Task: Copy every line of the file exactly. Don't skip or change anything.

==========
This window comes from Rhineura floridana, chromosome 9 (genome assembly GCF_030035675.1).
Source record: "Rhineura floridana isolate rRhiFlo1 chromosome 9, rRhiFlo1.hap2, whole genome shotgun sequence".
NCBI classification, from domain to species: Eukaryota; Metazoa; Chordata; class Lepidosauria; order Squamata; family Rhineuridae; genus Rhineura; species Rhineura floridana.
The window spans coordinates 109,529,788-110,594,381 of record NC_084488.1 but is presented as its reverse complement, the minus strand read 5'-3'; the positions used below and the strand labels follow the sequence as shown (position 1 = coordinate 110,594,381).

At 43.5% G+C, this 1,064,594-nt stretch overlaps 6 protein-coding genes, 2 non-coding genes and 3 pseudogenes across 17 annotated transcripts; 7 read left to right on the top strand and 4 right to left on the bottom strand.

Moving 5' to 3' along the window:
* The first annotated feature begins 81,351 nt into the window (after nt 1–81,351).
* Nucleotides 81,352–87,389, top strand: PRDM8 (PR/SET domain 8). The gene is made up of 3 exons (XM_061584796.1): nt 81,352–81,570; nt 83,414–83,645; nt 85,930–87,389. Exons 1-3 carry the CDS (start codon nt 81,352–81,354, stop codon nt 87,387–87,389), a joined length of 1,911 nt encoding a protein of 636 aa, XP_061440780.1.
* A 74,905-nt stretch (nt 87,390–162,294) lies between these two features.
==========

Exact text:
This window comes from Rhineura floridana, chromosome 9 (genome assembly GCF_030035675.1).
Source record: "Rhineura floridana isolate rRhiFlo1 chromosome 9, rRhiFlo1.hap2, whole genome shotgun sequence".
NCBI classification, from domain to species: Eukaryota; Metazoa; Chordata; class Lepidosauria; order Squamata; family Rhineuridae; genus Rhineura; species Rhineura floridana.
The window spans coordinates 109,529,788-110,594,381 of record NC_084488.1 but is presented as its reverse complement, the minus strand read 5'-3'; the positions used below and the strand labels follow the sequence as shown (position 1 = coordinate 110,594,381).

At 43.5% G+C, this 1,064,594-nt stretch overlaps 6 protein-coding genes, 2 non-coding genes and 3 pseudogenes across 17 annotated transcripts; 7 read left to right on the top strand and 4 right to left on the bottom strand.

Moving 5' to 3' along the window:
* The first annotated feature begins 81,351 nt into the window (after nt 1–81,351).
* Nucleotides 81,352–87,389, top strand: PRDM8 (PR/SET domain 8). The gene is made up of 3 exons (XM_061584796.1): nt 81,352–81,570; nt 83,414–83,645; nt 85,930–87,389. Exons 1-3 carry the CDS (start codon nt 81,352–81,354, stop codon nt 87,387–87,389), a joined length of 1,911 nt encoding a protein of 636 aa, XP_061440780.1.
* A 74,905-nt stretch (nt 87,390–162,294) lies between these two features.